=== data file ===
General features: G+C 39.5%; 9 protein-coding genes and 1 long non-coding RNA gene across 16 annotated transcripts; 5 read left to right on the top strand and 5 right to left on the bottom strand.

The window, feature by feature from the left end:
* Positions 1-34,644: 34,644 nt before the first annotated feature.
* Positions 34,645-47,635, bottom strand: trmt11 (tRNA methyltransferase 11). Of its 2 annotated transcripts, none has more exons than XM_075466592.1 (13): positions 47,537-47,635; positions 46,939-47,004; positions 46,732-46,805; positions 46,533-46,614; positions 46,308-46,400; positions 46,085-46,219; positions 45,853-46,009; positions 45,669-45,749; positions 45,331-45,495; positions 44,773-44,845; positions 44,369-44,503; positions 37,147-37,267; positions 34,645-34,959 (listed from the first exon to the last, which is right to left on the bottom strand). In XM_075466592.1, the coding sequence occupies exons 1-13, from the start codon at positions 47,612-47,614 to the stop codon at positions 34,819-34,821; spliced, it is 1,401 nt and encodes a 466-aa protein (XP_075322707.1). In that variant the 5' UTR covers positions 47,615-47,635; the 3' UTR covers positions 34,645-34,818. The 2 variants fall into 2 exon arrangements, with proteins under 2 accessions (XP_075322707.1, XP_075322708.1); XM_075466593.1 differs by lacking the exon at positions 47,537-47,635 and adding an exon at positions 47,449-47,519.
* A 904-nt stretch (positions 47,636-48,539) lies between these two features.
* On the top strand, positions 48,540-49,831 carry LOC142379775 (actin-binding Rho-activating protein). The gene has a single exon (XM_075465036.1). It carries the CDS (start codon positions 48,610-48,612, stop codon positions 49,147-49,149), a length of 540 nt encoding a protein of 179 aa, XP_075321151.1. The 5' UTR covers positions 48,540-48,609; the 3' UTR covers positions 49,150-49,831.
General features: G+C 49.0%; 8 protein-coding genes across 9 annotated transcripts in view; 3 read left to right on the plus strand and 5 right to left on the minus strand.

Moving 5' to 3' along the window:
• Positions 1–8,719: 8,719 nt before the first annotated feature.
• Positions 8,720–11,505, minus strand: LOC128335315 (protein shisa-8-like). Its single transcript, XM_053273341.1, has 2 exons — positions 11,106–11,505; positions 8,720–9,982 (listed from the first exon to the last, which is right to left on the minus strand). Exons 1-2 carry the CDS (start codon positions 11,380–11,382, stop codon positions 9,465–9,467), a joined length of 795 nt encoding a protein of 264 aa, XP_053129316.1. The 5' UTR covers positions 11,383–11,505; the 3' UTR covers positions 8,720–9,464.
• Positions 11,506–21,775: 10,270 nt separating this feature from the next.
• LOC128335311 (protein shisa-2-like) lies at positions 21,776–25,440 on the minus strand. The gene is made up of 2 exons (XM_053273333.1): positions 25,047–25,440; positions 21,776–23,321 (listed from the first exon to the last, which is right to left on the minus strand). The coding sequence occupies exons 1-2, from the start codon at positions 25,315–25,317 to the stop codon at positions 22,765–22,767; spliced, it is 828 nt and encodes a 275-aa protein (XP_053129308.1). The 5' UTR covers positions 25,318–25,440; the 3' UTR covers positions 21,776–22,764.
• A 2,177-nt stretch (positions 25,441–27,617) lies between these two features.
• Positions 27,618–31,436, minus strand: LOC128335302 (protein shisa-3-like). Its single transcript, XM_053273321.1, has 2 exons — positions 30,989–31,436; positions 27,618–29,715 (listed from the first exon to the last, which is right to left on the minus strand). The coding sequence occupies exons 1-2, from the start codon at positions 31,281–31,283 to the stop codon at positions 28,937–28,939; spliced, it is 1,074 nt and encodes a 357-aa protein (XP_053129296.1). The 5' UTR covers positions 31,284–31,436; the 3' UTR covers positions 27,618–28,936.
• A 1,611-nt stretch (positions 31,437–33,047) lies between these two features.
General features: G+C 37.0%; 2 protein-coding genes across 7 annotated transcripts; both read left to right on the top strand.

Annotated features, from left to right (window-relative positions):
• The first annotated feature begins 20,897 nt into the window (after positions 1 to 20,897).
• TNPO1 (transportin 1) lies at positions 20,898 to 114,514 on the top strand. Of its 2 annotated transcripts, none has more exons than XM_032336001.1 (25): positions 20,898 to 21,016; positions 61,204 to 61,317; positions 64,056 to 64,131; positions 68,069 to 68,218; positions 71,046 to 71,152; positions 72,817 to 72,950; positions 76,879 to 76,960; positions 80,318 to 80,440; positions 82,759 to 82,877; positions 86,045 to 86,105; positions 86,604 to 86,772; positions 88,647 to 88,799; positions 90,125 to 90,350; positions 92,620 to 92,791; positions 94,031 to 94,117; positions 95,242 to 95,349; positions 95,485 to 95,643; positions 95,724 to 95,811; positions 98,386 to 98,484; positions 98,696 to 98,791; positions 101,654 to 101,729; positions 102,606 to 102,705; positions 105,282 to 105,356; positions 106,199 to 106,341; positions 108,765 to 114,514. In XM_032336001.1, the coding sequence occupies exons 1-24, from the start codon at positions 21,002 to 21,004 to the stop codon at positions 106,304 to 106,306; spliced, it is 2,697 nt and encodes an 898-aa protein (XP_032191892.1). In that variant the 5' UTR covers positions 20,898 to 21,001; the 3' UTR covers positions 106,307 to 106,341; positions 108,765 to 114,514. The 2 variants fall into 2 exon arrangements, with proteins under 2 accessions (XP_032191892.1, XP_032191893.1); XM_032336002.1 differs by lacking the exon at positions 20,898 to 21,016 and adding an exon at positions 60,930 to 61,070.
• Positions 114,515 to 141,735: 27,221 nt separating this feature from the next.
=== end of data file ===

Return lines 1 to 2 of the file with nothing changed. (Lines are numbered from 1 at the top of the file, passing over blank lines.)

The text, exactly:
General features: G+C 39.5%; 9 protein-coding genes and 1 long non-coding RNA gene across 16 annotated transcripts; 5 read left to right on the top strand and 5 right to left on the bottom strand.

The window, feature by feature from the left end: